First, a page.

Chester-Johnson was selected alongside eight other founders who either reside or work in the Anacostia community to rotate through the kiosk at events across the city. 

“The Bridge Spot is helping me literally roll my brand around the city,” says Chester-Johnson. “I’ve gotten to visit so many events and meet the many different types of people who attend them. It has also really made me straighten up my technique and system because I learn something new from each situation, which has helped me focus on how to balance production and operations.”

Chester-Johnson (right) brought Plum Good to the Capital Pride Festival through The Bridge Spot in June 2023

The 11th Street Bridge Park (a partnership between the Ward 8 non-profit Building Bridges Across the River and the District government), created The Bridge Spot in tandem with the Anacostia Business Improvement District (Anacostia BID) to get a jumpstart on the impact of the forthcoming Bridge Park. Set to open in early 2026, the Bridge Park will be the first elevated park in the nation’s capital reconnecting long divided neighborhoods on either side of the Anacostia River.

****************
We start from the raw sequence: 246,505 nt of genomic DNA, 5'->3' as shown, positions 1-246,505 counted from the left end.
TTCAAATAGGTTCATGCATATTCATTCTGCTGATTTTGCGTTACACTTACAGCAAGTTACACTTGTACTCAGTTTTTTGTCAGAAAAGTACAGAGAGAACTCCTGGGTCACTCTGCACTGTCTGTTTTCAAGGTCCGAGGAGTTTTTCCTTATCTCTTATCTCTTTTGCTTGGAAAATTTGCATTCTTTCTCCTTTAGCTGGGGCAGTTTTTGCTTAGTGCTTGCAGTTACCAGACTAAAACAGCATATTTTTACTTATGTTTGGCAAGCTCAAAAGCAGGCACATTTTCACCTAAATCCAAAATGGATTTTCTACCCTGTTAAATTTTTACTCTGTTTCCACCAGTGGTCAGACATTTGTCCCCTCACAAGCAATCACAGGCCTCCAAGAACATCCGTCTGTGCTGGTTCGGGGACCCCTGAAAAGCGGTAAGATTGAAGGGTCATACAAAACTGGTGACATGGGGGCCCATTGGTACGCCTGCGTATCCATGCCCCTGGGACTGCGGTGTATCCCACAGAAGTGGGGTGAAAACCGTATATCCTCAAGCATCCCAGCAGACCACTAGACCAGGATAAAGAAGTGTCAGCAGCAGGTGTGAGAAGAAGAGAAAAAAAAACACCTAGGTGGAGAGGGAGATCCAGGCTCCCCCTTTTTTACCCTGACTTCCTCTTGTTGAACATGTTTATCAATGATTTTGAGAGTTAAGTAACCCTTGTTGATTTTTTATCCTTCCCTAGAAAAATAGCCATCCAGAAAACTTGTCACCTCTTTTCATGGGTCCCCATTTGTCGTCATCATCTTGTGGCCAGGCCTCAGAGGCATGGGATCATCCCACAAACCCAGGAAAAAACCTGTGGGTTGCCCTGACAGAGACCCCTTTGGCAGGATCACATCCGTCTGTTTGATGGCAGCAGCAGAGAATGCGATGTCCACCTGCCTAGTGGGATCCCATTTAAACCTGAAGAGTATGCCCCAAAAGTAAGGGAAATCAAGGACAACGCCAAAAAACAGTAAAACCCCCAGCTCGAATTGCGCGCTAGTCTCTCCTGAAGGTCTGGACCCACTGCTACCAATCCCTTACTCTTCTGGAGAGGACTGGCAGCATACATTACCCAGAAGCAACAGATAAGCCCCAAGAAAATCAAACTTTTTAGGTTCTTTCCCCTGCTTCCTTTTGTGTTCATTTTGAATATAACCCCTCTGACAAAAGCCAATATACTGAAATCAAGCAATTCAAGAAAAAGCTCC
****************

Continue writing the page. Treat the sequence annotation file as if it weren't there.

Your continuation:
“The Bridge Spot is an opportunity to build the capacity of Black entrepreneurs well in advance of the park opening, so that these businesses will eventually be able to move around the park and be prepared to tap into the more than one million visitors we anticipate visiting each year,” says Scott Kratz, Senior Vice President of Building Bridges Across the River and Director of 11th Street Bridge Park. “This is an opportunity for each of these businesses to step up to the next level. The goal is to build generational wealth for east of the river Black entrepreneurs.”